If you're looking to replace your 9V battery with something with higher capacity and the ability to recharge, try this out. What we're going to do, is take a traditional USB Powerbank, boost the output the 9V, and use that as our battery. Use with discretion. Works great in most applications!
1. 9V Battery Snap Connector. - Do a Google search or eBay.
2. DC-DC Boost Module. - Again, eBay. Make sure it has the Micro-USB input. The economical model goes up to 28V, so try including that in your search term. Either the mt3608 or lm2577 will work great!
3. Micro-USB cable. - Shorter is better.
4. Voltmeter, soldering iron/gun with solder, flathead jewelers screwdriver, and electrical tape.
Step 1: Solder Your 9V Snap Connector.
IMPORTANT: Typically, you think of Red as Positive, but since this is output, we'll be reversing that.
Solder the Red Wire to the Negative Output Through-hole and the Black Wire to the Positive Output Through-hole.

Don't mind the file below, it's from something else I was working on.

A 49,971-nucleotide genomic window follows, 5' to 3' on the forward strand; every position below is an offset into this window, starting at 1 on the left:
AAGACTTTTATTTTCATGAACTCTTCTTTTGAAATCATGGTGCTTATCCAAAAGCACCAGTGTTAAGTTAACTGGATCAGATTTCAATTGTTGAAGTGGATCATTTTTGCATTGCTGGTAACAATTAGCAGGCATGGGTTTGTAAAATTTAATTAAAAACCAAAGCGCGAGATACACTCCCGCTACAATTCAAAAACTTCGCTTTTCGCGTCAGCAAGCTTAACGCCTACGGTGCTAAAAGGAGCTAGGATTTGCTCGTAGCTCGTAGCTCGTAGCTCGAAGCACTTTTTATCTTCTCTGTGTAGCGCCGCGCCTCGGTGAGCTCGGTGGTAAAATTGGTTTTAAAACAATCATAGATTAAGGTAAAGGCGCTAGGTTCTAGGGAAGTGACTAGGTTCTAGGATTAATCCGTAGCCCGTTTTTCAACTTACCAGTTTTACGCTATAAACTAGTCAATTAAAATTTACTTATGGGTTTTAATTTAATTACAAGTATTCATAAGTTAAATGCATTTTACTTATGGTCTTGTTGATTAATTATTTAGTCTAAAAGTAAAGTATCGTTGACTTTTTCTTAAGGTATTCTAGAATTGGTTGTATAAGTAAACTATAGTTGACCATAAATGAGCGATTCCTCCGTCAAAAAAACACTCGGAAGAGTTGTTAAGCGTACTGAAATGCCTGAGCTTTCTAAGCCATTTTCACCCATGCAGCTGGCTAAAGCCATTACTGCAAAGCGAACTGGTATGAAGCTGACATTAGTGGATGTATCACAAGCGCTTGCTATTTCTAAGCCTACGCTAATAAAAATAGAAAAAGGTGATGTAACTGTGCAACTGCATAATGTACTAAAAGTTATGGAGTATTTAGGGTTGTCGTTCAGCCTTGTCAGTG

The reason for this is that the connections on an actual battery are the reverse of the connections of the snap. So you want the bigger snap terminal to test negative, and the smaller terminal to test positive.
Step 2: Tune in the Voltage.
Start by hooking up the outputs of the circuit to your voltmeter, then plug in the circuit to your powerbank (make sure it's charged). Take your jewelers screwdriver and turn the small screwhead on the potentiometer. Usually, turning it to the right will raise voltage, but it might be left. Turn it at least three turns before deciding you're going the wrong way.
Tune it to 9V.
Step 3: Wrap It Up.
At this point, you can either keep your Micro-USB Cable connected, or not. Just make sure and disconnect power at the source before wrapping it up. I prefer to keep the cable connected and have the whole thing be one unit, but you might want to leave it off for flexibility. Either way, you'll want to add some strain relief to your unit by wrapping the wires around the circuit board a couple of times, then using the electrical tape to wrap the entire board so no connections are exposed.
Step 4: You're Done!
You're ready to plug this thing into your 9V device. Since the powerbank is rechargeable, you've got a rechargeable power source for your 9V.
Note: Check the Amperage consumed by your device. Max Power Output for this device is going to be between 300-1000mA. Don't overdrive the circuit. Good luck!